Am J Perinatol. 2023 Apr 3. doi: 10.1055/a-2067-7925. Online ahead of print.
- PMID: 37011900
- DOI: 10.1055/a-2067-7925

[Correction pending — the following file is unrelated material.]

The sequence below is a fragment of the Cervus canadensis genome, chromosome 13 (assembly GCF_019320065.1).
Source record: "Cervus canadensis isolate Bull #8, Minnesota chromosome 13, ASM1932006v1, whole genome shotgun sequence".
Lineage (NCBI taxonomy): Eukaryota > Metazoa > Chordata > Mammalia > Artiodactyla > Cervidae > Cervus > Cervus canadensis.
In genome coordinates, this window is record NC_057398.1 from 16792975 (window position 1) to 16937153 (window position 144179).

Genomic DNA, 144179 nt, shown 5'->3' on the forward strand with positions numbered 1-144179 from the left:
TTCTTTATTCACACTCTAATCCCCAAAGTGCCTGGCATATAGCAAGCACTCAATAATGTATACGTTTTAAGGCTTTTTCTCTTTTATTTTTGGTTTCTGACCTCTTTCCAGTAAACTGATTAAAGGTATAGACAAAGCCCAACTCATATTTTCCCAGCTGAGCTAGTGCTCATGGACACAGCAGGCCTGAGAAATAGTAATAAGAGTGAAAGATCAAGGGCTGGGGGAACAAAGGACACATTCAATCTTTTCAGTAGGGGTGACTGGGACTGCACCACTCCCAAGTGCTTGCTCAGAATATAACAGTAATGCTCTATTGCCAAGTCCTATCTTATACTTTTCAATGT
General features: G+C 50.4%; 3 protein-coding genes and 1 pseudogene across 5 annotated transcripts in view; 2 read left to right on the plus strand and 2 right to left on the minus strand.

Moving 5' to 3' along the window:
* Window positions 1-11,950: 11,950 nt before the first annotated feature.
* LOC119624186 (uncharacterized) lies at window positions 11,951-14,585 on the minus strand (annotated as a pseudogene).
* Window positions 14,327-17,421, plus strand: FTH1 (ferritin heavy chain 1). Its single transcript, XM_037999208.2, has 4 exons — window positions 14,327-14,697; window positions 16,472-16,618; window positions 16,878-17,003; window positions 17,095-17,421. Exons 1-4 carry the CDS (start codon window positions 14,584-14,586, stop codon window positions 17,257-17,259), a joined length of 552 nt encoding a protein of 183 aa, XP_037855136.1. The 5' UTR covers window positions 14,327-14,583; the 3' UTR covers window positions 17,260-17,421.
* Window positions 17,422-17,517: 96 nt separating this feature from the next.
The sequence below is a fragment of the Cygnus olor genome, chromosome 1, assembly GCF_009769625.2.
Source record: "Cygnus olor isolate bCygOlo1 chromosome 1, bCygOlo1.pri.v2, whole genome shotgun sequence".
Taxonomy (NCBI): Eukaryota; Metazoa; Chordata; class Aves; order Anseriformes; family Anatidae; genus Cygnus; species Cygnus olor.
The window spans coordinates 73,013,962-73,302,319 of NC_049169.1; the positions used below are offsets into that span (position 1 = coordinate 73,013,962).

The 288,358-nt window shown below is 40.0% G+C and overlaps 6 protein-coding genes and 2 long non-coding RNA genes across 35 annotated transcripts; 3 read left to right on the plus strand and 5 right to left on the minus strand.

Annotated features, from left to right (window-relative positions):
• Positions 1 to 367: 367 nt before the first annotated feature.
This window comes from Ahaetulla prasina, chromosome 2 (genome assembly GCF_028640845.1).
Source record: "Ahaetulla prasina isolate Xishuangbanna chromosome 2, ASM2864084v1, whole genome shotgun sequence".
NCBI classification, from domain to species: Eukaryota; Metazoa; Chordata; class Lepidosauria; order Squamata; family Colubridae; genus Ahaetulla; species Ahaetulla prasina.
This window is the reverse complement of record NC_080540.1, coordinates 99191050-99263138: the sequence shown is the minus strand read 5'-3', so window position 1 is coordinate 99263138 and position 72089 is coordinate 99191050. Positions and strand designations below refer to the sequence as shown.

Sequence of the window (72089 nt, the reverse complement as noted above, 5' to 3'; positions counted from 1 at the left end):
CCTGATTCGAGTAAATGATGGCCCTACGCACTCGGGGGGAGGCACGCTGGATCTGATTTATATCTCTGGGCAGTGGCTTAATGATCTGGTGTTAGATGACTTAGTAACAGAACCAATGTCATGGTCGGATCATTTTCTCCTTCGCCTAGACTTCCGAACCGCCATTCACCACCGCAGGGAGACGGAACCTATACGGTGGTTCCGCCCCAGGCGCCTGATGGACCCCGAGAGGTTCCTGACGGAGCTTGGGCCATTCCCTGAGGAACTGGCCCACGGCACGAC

Despite advances in caring for neonates with congenital diaphragmatic hernia (CDH), mortality and morbidity continues to be high. Additionally, the pathophysiology of cardiac dysfunction in this condition is poorly understood. Postnatal cardiac dysfunction in neonates with CDH may be multifactorial with origins in fetal life. Mechanical obstruction, competition from herniated abdominal organs into thoracic cavity combined with redirection of ductus venosus flow away from patent foramen ovale leading to smaller left-sided structures may be a contributing factor. This shunting decreases left atrial and left ventricular blood volume which may result in altered micro- and macro- vascular aberrations affecting cardiac development in the prenatal period. Direct mass effect from herniated intra-abdominal contents restricting cardiac growth, and/or reduced left ventricular preload may contribute independently to left ventricular dysfunction in the absence of right ventricular dysfunction and or pulmonary hypertension. With variable clinical phenotypes of cardiac dysfunction, pulmonary hypertension, and respiratory failure in patients with CDH, there is increased need for individualized diagnosis and tailored therapy. Routine use of therapy such as inhaled nitric oxide (iNO) and sildenafil which induces significant pulmonary vasodilation may be detrimental in LV dysfunction whereas in a patient with pure RV dysfunction, they may be beneficial. Targeted functional echocardiography serves as a real time tool for defining the pathophysiology and aids optimization of vasoactive therapy in affected neonates.
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